A Significant Event: ECA founder Melissa Cogavin looks back on six years of growth
Melissa Cogavin is stepping down as managing director of the London-based Event Cinema Association, an organization for alternative-content presenters and providers she founded in 2012. In this exclusive interview, she looks back on six years of remarkable growth of special attractions in the cinema space.
Film Journal International: What was it that motivated you to set up the ECA in 2012?
Melissa Cogavin: I was consulting for a variety of clients all in the event cinema space—then called alternative content—and we were all working so hard to promote the events in cinemas, get tickets sold, etc. I saw that a central information resource was necessary to provide that industry credibility, cohesion amongst providers, a community space for people to gather, and crucially the branding essential to allow audiences to ask for event cinema by name, which at that point was completely lacking.
FJI: What was the industry reception to your idea at the time and how did you convince people to join?
MC: I knew I had made the right decision in doing this by the overwhelmingly warm reception I had amongst people I approached to be founder board members. Some only wanted to join the Association if they could be on the board, so I could see I was onto something. Selling membership after that was a challenge in some respects, as the industry was very young and the ECA had no track record, but the need for what I was offering was so obvious that people took a leap of faith and we grew fast. My experience consulting for distributors had given me clear insight into the information and activities that were needed to help grow the sector.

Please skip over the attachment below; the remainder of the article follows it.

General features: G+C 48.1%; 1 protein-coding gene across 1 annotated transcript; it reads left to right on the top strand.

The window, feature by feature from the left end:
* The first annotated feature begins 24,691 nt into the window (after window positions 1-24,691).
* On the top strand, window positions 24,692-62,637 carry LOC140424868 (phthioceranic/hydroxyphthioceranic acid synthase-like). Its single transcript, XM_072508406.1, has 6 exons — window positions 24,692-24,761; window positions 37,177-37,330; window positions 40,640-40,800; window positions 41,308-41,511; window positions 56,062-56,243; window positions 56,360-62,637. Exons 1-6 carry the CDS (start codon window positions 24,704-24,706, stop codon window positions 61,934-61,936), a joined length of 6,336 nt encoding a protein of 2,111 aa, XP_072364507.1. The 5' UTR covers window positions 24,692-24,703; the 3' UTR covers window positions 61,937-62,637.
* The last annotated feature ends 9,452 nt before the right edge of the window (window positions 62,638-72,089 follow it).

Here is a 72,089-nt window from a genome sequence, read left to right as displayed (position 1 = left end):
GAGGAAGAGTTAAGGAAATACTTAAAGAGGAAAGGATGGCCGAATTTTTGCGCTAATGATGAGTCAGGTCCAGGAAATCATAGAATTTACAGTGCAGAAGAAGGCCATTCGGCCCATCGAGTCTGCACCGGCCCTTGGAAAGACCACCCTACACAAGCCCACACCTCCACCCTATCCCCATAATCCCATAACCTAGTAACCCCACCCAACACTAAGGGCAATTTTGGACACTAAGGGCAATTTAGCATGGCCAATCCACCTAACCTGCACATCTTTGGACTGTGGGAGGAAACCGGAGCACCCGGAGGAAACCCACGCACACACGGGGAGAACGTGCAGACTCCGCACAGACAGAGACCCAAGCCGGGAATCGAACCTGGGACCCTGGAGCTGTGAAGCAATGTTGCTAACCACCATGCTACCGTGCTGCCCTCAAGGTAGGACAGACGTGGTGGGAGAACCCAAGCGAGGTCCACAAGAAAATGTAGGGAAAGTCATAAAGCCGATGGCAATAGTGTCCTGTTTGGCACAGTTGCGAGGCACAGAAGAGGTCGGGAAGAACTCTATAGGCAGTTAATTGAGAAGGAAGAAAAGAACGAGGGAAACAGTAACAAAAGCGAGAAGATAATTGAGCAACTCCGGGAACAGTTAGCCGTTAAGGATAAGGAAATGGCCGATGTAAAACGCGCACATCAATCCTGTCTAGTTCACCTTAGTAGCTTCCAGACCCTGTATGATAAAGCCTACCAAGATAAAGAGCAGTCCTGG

FJI: What are you most proud of and what would you do differently if you had your time again?
MC: I am very proud of how quickly we established ourselves and became the go-to resource for the sector given our nil capital injection at the start, and the industry support we received. I am proud of the events we hosted all over the world, including the ECA Conference and Awards, which were always met with such enthusiasm from members—time and time again we were told the networking opportunities we offered made the membership completely worthwhile. I am very proud of the Technical Delivery Handbook and the industry reports, which gave credibility to an industry that at that point had few tangible statistics and official best-practice recommendations to back up the passion of its creators. I’m also proud of the network I believe the ECA has done much to help grow internationally. I have been told that the ECA has been widely credited with raising the profile of event cinema and I am very proud of that.
FJI: What have you learned in the last six years?
MC: Running your own business means you have to be good at so many things and be able to do a lot of varied roles at the same time. I was chairing board meetings and committees, writing articles, talking to the press, handling the marketing and the website, tweeting, organizing events, selling membership, raising sponsorship, maintaining membership, managing staff and overseeing the accounts—all in a day’s work.
FJI: What have you enjoyed the most about running the ECA?
MC: I love the industry. I love the people. It’s a very approachable industry populated by small companies and start-ups, so it’s a very warm space. I have made a lot of friends in the last six years.
FJI: What are you looking forward to most in your new consulting role post-ECA?
MC: I have so many new skills now—I feel much more rounded as a professional. So I am looking forward to applying what I know and who I know to benefit my clients on a more one-to-one basis.